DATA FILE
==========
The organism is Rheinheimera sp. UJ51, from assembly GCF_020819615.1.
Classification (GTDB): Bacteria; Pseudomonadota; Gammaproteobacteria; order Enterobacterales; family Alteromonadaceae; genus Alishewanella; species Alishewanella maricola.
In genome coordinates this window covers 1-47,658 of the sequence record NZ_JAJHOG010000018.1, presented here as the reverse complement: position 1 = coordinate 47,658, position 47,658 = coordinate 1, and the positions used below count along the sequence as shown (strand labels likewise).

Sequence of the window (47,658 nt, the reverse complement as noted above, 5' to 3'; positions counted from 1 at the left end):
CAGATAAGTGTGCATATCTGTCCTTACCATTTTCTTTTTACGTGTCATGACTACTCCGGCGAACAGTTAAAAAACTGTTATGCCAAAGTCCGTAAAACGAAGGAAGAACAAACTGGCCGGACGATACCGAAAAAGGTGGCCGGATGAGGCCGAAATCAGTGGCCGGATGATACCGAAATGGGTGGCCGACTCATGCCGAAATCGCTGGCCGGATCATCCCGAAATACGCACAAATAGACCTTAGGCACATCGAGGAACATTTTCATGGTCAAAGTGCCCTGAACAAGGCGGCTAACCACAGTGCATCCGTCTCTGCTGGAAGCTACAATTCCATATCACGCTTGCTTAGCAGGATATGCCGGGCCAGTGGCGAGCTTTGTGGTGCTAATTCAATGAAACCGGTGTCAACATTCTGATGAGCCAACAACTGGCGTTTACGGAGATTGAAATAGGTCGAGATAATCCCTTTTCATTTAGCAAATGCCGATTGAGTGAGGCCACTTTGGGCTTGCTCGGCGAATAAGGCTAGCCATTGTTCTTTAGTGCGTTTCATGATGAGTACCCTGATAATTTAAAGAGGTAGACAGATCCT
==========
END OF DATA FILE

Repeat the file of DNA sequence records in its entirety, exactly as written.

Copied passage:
The organism is Rheinheimera sp. UJ51, from assembly GCF_020819615.1.
Classification (GTDB): Bacteria; Pseudomonadota; Gammaproteobacteria; order Enterobacterales; family Alteromonadaceae; genus Alishewanella; species Alishewanella maricola.
In genome coordinates this window covers 1-47,658 of the sequence record NZ_JAJHOG010000018.1, presented here as the reverse complement: position 1 = coordinate 47,658, position 47,658 = coordinate 1, and the positions used below count along the sequence as shown (strand labels likewise).

Sequence of the window (47,658 nt, the reverse complement as noted above, 5' to 3'; positions counted from 1 at the left end):
CAGATAAGTGTGCATATCTGTCCTTACCATTTTCTTTTTACGTGTCATGACTACTCCGGCGAACAGTTAAAAAACTGTTATGCCAAAGTCCGTAAAACGAAGGAAGAACAAACTGGCCGGACGATACCGAAAAAGGTGGCCGGATGAGGCCGAAATCAGTGGCCGGATGATACCGAAATGGGTGGCCGACTCATGCCGAAATCGCTGGCCGGATCATCCCGAAATACGCACAAATAGACCTTAGGCACATCGAGGAACATTTTCATGGTCAAAGTGCCCTGAACAAGGCGGCTAACCACAGTGCATCCGTCTCTGCTGGAAGCTACAATTCCATATCACGCTTGCTTAGCAGGATATGCCGGGCCAGTGGCGAGCTTTGTGGTGCTAATTCAATGAAACCGGTGTCAACATTCTGATGAGCCAACAACTGGCGTTTACGGAGATTGAAATAGGTCGAGATAATCCCTTTTCATTTAGCAAATGCCGATTGAGTGAGGCCACTTTGGGCTTGCTCGGCGAATAAGGCTAGCCATTGTTCTTTAGTGCGTTTCATGATGAGTACCCTGATAATTTAAAGAGGTAGACAGATCCT